Trae: Game, him and Paul is cool, so they was chopping it up. I guess Paul was out there doing something with Game and he was like “Yo, I got this dude from [Houston] who’s really hot, I think you otta f*** wit him.” Game was like “Cool, y’all just do it and send me the verses,” so we went from there. We actually did two songs and the sh** came out hard as hell. I give respect to Game for even putting us on there. You are one of the original members of the Screwed Up Click…

Trae: I’m actually one of the youngest. There are few of us who are younger than everybody. You know how in the hood you got the O.G.’s and the B.G.’s, well I’m finally getting up on that O.G. status, but I was always one of the baby ones. Talk about how you got up with them, and how they’ve helped mold you to who you are today.

Trae: I really looked up to them on a street aspect ’cause it’s a big camp. We’ve always done our own thing, but we’re out here and we’re well respected, you know? Really, they just kept me on my toes of what needed to be done. Ok, for the people out there, tell me more about yourself. Talk about how you came up in the game and what kinda things you’ve been doing over the years.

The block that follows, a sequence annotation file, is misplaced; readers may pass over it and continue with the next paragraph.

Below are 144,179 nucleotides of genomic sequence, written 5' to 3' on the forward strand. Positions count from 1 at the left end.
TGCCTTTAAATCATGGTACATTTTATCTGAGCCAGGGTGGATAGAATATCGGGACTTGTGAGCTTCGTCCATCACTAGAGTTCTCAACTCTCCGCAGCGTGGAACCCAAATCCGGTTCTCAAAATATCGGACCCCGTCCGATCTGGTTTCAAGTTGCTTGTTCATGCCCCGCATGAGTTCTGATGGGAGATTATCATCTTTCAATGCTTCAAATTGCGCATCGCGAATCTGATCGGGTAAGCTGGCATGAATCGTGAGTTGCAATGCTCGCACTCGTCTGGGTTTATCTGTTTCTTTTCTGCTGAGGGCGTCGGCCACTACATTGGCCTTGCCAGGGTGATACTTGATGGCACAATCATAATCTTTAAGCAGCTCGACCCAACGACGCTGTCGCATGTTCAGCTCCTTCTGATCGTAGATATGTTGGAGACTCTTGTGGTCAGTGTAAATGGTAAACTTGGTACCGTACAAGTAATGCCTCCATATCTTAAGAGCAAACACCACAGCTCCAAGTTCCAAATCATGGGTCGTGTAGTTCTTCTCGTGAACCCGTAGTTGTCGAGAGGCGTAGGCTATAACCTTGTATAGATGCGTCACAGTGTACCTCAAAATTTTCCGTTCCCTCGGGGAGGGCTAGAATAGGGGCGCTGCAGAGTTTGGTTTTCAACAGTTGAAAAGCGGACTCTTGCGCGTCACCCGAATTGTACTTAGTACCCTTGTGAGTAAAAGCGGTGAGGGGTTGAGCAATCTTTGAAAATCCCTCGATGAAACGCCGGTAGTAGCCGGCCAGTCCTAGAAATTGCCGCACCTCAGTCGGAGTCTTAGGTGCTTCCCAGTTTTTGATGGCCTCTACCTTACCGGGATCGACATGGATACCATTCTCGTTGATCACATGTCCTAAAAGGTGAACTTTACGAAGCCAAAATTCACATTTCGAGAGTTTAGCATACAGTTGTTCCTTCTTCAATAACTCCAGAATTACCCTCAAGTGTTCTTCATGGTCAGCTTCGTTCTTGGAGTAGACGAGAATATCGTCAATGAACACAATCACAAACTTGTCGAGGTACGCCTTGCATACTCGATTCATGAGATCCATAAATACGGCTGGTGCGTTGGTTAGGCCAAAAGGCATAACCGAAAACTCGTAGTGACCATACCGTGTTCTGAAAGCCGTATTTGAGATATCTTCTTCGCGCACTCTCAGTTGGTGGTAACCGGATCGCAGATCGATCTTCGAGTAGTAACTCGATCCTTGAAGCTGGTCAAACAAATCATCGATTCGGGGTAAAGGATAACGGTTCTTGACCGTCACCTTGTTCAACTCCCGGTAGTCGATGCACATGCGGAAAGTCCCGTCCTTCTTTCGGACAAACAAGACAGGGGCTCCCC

Trae: I came up as a young, hungry type guerilla man. My situation is different, that’s why a lot of people out here respect it. I wasn’t the cat that you would find featured on everybody’s stuff. I wasn’t one of the cats who you would find in the videos when someone got a guest appearance; I wasn’t a guest. Ain’t nothing was given to me; I had to work for everything I’ve gotten. A lot of people respect me 100x more because I got out here and made my own name. I got on these mixtapes when I was younger and sold these mixtapes on my own, so I brought people my own way. There wasn’t anyone out here trying to give me a chance being that I was younger than everybody, so I got out here and did it on my own. And it’s paying off ’cause of how my sh** sells. Like I was never trippin’ off radio play or anything ’cause every time I dropped a tape, it would sell. I would release a tape, press up 10/20,000 and sell ’em for $10 a pop, so just imagine the money. I was doing mixtapes once a month or once every other month and people was buying them. It was all gravy; I just made my own little formula. Now, from what I hear, you’re music is really personal and you really get into the experiences of your life, instead of rapping about material things or just crank out club hit after club hit. So, why do you feel it’s important to let people into your life via your music?